The annual Tony Awards press junket is always a silly, slightly surreal circus. So this year, it’s unsurprising to see those Dirty Rotten Scoundrels jockeying for position with Glengarry’s bastard salesmen, or the Spamalot goofballs competing for face time with James Earl Jones. Still, it’s downright confounding to see Billy Crudup—Broadway’s most press-shy and gossip-plagued leading man—grinning at reporters like the winner of the 25th Annual Putnam County Spelling Bee.
An hour later, the Best Actor nominee is still brandishing that matinee-idol mug in his cluttered dressing room, all chiseled cheekbones and grin lines, exaggerated as e-mail emoticons. Shaking my hand firmly, proud as a new daddy (which he is, but that’s another story), Crudup is pumped up for today’s early show of Martin McDonagh’s Tony-nominated The Pillowman, Broadway’s goriest drama. “And, man, it’s kick-ass to be able to do it!” booms Crudup, his stage voice too big for this tiny space.
It’s “kick-ass” to play a dark fantasy writer named Katurian Katurian Katurian who’s accused by police-state cops (Jeff Goldblum and Zeljko Ivanek) of killing three kids in a gruesome manner. “Gloriously entertaining,” Crudup says, to trample through nearly three hours, five severed toes, two suffocated parents, two inquisition electrodes, and one crucified little girl—eight times a week. “I love that people love it; I love that people hate it,” he says. “I watch them every night from the stage. Every night, people walk out. Why? Because they don’t like me? They don’t like my hair?”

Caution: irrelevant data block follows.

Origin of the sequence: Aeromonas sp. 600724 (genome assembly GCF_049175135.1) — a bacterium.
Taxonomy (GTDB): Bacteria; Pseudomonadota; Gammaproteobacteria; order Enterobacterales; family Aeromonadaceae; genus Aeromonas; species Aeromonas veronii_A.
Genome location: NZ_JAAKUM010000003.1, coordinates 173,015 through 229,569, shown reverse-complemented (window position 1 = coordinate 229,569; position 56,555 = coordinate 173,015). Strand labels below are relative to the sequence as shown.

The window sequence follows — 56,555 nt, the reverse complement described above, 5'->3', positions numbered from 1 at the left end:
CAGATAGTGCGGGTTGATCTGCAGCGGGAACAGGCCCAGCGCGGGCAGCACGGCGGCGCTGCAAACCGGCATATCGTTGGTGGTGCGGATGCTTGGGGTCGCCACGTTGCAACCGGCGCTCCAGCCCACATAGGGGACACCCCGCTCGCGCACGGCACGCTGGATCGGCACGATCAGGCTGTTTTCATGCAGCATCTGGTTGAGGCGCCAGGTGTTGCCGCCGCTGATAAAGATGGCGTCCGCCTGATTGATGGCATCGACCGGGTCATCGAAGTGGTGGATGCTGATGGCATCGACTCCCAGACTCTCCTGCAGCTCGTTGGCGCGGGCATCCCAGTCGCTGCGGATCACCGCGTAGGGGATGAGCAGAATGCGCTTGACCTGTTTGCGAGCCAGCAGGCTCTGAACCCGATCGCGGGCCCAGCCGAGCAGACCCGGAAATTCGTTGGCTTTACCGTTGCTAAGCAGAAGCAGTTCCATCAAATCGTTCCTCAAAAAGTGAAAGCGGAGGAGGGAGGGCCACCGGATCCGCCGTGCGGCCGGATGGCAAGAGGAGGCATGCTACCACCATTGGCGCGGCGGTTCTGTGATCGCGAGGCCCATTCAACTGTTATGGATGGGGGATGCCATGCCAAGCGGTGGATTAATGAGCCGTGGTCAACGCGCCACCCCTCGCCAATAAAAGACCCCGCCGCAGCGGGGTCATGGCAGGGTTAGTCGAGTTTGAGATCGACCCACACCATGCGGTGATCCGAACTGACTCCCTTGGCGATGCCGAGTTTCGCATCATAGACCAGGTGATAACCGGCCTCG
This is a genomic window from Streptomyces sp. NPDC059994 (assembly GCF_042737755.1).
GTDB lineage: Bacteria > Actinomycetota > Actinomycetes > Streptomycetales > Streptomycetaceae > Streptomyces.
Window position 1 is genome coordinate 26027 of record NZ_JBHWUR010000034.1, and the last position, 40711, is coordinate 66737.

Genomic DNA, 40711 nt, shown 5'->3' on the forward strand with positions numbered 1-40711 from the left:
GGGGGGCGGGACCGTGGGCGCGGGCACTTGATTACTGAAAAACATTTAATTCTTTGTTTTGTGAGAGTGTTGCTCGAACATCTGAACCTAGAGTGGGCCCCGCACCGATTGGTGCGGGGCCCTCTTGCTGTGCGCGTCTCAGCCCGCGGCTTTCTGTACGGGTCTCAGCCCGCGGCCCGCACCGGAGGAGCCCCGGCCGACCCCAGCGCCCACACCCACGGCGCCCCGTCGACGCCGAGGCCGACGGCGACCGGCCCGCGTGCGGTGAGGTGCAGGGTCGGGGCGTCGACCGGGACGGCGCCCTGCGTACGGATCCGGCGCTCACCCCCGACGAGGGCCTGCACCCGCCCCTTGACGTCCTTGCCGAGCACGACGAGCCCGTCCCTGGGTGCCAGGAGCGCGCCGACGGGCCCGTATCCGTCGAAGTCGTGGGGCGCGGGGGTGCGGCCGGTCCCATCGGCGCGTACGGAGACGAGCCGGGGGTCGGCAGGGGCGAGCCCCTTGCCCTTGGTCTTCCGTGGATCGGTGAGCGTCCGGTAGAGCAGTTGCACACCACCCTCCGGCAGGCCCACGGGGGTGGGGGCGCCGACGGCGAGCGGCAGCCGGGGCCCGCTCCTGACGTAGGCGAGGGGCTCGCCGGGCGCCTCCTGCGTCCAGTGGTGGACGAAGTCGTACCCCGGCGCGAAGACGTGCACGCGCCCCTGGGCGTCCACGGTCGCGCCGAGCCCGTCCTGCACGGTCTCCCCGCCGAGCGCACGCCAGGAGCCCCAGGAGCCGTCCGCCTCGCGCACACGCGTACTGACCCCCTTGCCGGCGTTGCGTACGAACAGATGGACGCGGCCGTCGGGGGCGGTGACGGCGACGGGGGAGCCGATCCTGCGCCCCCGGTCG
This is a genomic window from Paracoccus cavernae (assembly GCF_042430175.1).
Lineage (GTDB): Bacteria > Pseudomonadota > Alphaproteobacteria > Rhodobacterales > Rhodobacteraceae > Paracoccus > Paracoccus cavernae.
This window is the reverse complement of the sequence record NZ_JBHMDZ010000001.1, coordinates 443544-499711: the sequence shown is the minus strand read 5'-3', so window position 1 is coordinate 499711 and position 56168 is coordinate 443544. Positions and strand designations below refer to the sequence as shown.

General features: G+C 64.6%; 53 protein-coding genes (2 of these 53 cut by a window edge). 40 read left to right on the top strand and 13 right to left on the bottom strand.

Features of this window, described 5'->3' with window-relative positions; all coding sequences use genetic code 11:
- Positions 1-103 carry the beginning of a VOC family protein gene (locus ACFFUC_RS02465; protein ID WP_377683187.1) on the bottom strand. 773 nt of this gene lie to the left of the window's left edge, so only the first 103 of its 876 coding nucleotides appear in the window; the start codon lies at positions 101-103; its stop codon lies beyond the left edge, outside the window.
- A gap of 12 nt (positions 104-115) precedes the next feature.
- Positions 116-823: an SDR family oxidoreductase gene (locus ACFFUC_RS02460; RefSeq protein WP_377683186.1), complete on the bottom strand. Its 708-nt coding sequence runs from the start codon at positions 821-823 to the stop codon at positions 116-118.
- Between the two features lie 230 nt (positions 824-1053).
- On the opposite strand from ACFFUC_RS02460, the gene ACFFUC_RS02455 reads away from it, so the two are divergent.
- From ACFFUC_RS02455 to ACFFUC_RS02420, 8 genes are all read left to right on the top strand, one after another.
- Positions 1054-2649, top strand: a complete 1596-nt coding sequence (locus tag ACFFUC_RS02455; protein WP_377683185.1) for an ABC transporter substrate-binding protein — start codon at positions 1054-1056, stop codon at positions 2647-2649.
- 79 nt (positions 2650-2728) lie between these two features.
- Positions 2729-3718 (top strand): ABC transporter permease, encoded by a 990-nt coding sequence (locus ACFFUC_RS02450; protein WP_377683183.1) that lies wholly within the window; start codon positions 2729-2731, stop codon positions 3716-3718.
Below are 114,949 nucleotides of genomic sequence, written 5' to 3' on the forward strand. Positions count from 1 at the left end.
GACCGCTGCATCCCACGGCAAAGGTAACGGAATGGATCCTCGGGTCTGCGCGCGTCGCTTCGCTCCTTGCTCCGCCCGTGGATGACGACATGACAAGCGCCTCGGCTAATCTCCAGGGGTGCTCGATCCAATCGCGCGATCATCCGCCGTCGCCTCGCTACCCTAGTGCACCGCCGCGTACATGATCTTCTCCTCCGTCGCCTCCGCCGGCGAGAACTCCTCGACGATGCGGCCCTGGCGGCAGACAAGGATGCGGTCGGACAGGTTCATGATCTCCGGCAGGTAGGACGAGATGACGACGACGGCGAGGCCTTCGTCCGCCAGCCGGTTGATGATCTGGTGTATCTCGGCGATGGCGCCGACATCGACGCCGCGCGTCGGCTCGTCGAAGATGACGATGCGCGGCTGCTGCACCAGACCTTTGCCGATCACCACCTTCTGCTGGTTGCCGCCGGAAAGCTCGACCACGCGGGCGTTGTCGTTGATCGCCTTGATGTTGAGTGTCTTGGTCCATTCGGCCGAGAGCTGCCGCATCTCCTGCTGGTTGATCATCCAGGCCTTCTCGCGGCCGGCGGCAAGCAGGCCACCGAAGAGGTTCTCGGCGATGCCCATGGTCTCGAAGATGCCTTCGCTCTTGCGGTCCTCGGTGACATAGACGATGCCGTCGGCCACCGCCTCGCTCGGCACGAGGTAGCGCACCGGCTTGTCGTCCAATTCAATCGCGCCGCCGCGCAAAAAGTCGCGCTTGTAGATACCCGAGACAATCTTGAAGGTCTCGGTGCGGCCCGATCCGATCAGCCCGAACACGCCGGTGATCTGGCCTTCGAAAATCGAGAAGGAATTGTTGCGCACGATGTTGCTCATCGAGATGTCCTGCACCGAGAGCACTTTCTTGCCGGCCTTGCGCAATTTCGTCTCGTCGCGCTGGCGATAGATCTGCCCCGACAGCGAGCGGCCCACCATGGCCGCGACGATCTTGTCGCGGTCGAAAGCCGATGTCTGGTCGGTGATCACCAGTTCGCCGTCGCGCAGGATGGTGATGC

Maybe it’s the kid-killing?
“There are a lot of terrible things that happen!” gushes Crudup, sitting cross-legged on his dressing-room couch, sucking soda through a straw. “And, okay, it’s manipulative, but we gooo to the theater to beee manipulated!” he trills, popping his eyes wide open.
“In fact, that’s the oooonly reason we go! And Martin’s not doin’ it gratuitously; he’s doin’ it in a tremendously intricate way; he’s doin’ it”—here, he seems to channel Philip Seymour Hoffman channeling Lester Bangs in Almost Famous—“in a fuckin’ artful way, man!”
Clearly, Crudup is in a great mood. He’s starring in a virtuoso play—and he’s just survived a year of personal drama that became public gossip. In fall 2003, Crudup split with actress and longtime girlfriend Mary-Louise Parker while she was seven months pregnant, then shacked up with his Stage Beauty co-star Claire Danes. (Crudup wisely refuses to discuss it.) Though columnists and gossips attacked him, the acclaim for his latest role seems to be evidence that the scandal has begun to fade. Perhaps Crudup’s so upbeat because after that experience, even Martin McDonagh’s nightmare has to be a kind of sweet relief.